Annual Report 2010/2011
The past year has seen consolidation of our efforts to improve work practices within the Office and improve our service to complainants and agencies. The final tranche of work to complete the restructuring and renewal of the Office will take place early in the 2011/2012 financial year.
Alongside this, considerable effort has been devoted to reducing the backlog of cases and coping with the outfall from a spike in the number of complaints received over the past two years. We have fielded complaints about delays in our response times, but complainants would generally like us to be thorough in our examination of their issues rather than simply faster. Where urgency is required we can and do endeavour to give such cases priority.
The statistics reflect a slight drop in the number of complaints received, these have been largely in the prison jurisdiction in mostly minor matters (of which there are a considerable number each year). They have resulted from our efforts to deal with these issues more effectively at first instance. Also, we have temporarily suspended our outreach clinics because of the pressure on our limited resources. This has also reduced the number of complaints received but risks leaving causes of citizen grievance unaddressed. The substantive cases on hand, and the work on some of the longstanding and apparently intractable matters continues to stretch our investigators. They are still experiencing very high caseloads with the attendant stress that this causes. We have engaged a small number of highly experienced former and retired staff to assist with the very complex cases, but that is not financially sustainable over the medium term given current constraints on our budget. Like other agencies we also face high and increasing charges for what one might call the basic housekeeping costs. Unlike other agencies we are reliant on temporary funding to meet these costs and have been for several years. Our budget has no capacity to absorb these without the temporary funding.
In spite of the challenges we face in meeting our statutory objectives, we believe we have nonetheless continued to make a real difference in improving trust in government through improved policy and practice within the wider state sector and in illuminating maladministration which can put vulnerable citizens at risk. There is no doubt that we could do even better with adequate resources. This annual report illustrates some of the cases including own motion and special investigations where the intervention of the Ombudsmen has resulted in changes for the better or improvement in the fair, just and transparent delivery of services to ordinary citizens. This is undoubtedly the area where the Office can make its best contribution.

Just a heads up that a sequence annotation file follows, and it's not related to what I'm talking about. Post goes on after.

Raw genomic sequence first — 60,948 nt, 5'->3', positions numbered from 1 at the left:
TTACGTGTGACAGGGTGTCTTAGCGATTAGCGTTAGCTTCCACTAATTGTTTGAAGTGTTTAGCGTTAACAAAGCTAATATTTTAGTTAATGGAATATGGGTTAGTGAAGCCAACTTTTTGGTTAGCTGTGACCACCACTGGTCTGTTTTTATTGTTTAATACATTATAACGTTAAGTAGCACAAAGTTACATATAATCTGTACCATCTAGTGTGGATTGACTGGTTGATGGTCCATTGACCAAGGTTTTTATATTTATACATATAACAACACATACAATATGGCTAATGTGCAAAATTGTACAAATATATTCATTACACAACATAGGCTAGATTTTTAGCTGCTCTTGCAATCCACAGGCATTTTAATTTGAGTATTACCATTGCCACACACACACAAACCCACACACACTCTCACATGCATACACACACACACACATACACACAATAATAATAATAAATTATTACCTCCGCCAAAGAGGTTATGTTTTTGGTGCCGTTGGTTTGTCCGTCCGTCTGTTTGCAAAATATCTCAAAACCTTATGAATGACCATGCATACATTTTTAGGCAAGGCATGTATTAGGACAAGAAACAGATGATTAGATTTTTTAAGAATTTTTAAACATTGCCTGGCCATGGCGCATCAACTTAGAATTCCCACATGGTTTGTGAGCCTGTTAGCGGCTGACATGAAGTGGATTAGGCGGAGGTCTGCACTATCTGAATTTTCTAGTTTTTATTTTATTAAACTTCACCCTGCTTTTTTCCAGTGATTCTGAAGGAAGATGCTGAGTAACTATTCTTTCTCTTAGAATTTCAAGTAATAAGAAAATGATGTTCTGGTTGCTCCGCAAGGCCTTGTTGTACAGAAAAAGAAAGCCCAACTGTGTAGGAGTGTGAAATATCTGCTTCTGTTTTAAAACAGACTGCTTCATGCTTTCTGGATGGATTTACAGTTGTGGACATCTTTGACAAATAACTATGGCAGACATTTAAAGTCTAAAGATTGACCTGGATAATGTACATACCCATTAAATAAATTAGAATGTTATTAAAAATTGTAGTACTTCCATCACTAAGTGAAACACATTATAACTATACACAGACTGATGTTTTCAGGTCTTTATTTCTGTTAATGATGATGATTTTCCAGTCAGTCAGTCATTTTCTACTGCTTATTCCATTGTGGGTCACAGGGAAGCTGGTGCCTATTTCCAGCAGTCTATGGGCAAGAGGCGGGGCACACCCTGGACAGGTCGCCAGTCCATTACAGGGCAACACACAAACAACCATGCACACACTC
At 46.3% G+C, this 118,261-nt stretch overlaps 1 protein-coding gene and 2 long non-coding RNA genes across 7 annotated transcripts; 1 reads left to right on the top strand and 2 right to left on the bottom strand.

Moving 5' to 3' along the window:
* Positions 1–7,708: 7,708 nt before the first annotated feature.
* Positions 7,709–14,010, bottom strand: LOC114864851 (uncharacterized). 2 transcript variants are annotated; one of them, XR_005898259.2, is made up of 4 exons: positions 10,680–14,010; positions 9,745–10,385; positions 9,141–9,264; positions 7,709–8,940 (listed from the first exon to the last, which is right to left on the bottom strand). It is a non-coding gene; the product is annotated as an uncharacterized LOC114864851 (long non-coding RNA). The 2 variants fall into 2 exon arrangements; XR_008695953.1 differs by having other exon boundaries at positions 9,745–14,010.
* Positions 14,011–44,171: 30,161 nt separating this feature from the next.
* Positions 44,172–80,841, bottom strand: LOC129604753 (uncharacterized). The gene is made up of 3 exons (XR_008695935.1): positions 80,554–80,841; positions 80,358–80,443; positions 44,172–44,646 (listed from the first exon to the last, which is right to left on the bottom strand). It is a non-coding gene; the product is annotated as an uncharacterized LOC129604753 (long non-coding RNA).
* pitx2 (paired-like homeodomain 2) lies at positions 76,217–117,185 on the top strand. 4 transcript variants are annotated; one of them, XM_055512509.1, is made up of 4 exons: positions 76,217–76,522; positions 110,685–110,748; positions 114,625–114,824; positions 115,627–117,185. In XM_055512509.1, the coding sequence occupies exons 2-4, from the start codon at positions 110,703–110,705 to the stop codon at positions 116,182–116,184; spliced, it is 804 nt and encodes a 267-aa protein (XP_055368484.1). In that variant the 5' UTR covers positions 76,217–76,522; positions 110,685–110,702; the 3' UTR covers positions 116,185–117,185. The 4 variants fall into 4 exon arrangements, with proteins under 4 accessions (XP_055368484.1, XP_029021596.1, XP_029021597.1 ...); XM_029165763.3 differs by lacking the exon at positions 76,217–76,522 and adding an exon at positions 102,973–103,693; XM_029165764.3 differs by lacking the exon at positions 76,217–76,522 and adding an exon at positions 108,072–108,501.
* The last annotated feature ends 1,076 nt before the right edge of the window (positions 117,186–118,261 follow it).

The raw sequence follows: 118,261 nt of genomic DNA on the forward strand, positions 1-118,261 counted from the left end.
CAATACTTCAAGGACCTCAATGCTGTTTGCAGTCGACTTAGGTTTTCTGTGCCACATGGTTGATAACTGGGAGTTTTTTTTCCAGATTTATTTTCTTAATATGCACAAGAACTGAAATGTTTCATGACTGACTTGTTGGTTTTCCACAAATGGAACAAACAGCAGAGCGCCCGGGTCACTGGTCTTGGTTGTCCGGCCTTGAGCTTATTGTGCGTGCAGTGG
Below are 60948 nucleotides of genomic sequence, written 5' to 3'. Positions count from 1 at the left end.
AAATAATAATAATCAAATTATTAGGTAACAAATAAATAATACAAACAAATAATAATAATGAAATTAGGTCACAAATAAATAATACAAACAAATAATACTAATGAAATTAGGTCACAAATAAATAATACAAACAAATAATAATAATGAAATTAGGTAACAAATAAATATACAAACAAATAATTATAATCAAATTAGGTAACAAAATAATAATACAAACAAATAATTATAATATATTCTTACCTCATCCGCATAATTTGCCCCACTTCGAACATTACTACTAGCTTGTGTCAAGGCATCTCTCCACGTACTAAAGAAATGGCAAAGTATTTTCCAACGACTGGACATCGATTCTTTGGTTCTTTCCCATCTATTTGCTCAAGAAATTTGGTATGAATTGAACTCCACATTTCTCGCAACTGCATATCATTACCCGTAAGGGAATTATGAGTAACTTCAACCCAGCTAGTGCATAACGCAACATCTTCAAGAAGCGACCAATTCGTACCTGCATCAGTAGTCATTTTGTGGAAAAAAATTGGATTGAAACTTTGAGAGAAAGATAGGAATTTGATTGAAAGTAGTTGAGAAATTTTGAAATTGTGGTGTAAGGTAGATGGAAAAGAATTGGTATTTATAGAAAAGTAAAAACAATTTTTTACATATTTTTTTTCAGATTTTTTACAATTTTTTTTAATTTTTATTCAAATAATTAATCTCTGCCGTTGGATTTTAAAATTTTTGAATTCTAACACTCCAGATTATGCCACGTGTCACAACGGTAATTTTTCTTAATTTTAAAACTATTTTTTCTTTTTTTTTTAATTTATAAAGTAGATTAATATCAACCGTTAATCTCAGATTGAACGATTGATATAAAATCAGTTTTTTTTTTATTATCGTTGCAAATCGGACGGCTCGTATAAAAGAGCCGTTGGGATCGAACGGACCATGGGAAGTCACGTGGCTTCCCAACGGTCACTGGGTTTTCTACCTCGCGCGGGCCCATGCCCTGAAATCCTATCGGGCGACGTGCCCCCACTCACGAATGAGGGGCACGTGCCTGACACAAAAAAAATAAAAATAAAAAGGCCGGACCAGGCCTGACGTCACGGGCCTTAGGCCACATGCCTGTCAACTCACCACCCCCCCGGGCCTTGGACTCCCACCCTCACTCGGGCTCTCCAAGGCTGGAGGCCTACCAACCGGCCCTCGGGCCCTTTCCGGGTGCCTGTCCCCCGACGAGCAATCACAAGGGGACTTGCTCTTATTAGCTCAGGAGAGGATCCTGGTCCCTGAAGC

In 2010/11, the ongoing earthquakes in Canterbury had a significant impact on the lives, livelihoods and homes of thousands of New Zealanders. People had to rely on a range of state sector agencies for all kinds of support and assistance they might not otherwise have required. It was a true test of our disaster preparedness, and the ability of core public services and the agencies that deliver them to respond to a crisis situation.
We were affected by the earthquakes in the sense that we have an office and seven staff operating out of Christchurch. Our office in the Forsyth Barr Building was deemed unfit for occupation after the February earthquake, and it was necessary to secure new premises in Harewood. Our staff have shown huge commitment to the Office and our complainants by continuing to perform their duties in the face of often adverse personal circumstances.
We would particularly like to record our thanks to John Haynes who organised the safe exit of staff from the Forsyth Barr Building after the internal stairway collapsed and to Greg Price and Peter Brocklehurst for their bravery in re-entering the building at a later date to retrieve the office files, and their efforts to find and fit out the new office premises.
In the immediate aftermath it was important to support staff so that they could deal with pressing issues related to home and family. Our Wellington office completed a stock take of the Christchurch office complaint files, and picked up most of the urgent work so that our service to the public could continue as seamlessly as possible. Urgent complaint files were reconstructed from electronic records in the first instance, until we could be assisted by an Urban Search and Rescue Team to retrieve our original files from the office.
The earthquakes have not, as yet, had any apparent significant impact on complaint numbers. In 2010/11 we received:
- 77 complaints against the Earthquake Commission (EQC), 25 of which were made by telephone, and dealt with at the time by providing advice and assistance about how to pursue the matter of concern;
three complaints against the Canterbury Earthquake Recovery Authority (CERA), two of which concerned requests for official information; and
three complaints against the Ministry of Civil Defence and Emergency Management.